HSBC, Europe's largest bank, reported a set of financial results that beat estimates in the first half of 2017 and announced a $2 billion share buyback on the back of a growing capital base.
The bank said its pre-tax profit for the first half of 2017 came in at $10.24 billion, 5 percent higher than a year ago and beating the $9.5 billion average estimate by analysts polled by the bank. Adjusted revenue was at $26.1 billion.
"In the past 12 months we have paid more in dividends than any other European or American bank and returned $3.5 billion to shareholders through share buy-backs. We have done this while strengthening one of the most resilient capital ratios in the industry," Stuart Gulliver, HSBC group chief executive said in a statement.
The bank was widely expected to announce that it would buy back its own shares at between $1.5 billion to $4 billion in the second half of 2017, market watchers had said.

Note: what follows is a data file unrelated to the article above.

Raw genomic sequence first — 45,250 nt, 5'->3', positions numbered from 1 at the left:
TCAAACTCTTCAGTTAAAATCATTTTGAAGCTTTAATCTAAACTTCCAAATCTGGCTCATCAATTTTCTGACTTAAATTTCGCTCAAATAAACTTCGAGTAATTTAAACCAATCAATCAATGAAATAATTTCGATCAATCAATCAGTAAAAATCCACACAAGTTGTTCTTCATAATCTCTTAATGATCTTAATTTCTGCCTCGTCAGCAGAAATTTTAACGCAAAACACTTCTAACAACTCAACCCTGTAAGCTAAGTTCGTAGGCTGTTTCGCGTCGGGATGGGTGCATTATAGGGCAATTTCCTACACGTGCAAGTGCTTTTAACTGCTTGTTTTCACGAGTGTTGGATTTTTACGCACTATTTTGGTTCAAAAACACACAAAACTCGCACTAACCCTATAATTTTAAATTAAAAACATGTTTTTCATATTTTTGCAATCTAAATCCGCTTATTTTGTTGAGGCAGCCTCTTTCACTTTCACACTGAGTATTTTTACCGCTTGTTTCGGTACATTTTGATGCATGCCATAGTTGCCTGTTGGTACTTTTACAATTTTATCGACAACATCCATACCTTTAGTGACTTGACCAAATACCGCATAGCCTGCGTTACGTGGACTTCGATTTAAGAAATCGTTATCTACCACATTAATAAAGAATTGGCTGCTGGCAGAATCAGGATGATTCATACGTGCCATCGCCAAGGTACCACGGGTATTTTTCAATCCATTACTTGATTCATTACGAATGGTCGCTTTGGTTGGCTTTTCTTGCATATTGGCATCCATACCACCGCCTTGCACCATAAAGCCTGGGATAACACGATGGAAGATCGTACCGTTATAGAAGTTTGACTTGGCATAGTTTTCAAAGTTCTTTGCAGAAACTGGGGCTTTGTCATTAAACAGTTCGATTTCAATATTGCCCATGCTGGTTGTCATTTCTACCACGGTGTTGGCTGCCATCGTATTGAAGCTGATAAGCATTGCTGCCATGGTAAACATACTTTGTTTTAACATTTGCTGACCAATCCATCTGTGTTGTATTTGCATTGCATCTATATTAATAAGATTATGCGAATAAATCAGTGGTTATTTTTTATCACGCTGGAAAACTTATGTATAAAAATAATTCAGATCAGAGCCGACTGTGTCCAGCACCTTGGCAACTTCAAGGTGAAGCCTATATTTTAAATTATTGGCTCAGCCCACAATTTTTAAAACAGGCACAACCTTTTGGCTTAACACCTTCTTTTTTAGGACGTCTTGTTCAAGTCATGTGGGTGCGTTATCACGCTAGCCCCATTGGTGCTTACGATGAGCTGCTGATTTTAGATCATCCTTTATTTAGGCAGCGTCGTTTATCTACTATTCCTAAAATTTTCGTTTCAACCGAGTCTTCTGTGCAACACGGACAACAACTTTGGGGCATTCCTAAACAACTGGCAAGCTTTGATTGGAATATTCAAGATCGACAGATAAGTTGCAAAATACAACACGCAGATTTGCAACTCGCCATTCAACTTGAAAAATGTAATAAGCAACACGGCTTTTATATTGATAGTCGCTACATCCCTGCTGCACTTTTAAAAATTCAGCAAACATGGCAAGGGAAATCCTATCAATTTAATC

It had disappointed markets with just a $1 billion share buyback plan in the first six months of the year, after spending $2.5 billion doing so last year in a bid to wind down its cash stockpile.
"We expect a buyback of $2.5 billion to be announced for 2H17 — a lower figure would be seen as a disappointment we think," Deutsche Bank analysts wrote in a note.
Monday's announcement, the $2 billion share buyback, fell short of that mark.
HSBC's latest set of financial results and buyback plan will support the bank's share price further, said Jackson Wong, associate director at Huarong International Securities. The shares, a heavyweight on the Hang Seng Index, have risen 23 percent this year as of Friday's close.
"The price is not very cheap right now, but I think investors who have this stock should keep holding to it," he told CNBC's "Capital Connection."
Wong added that the rising interest rates environment bodes well for HSBC, which is one of the most rate-dependent banks.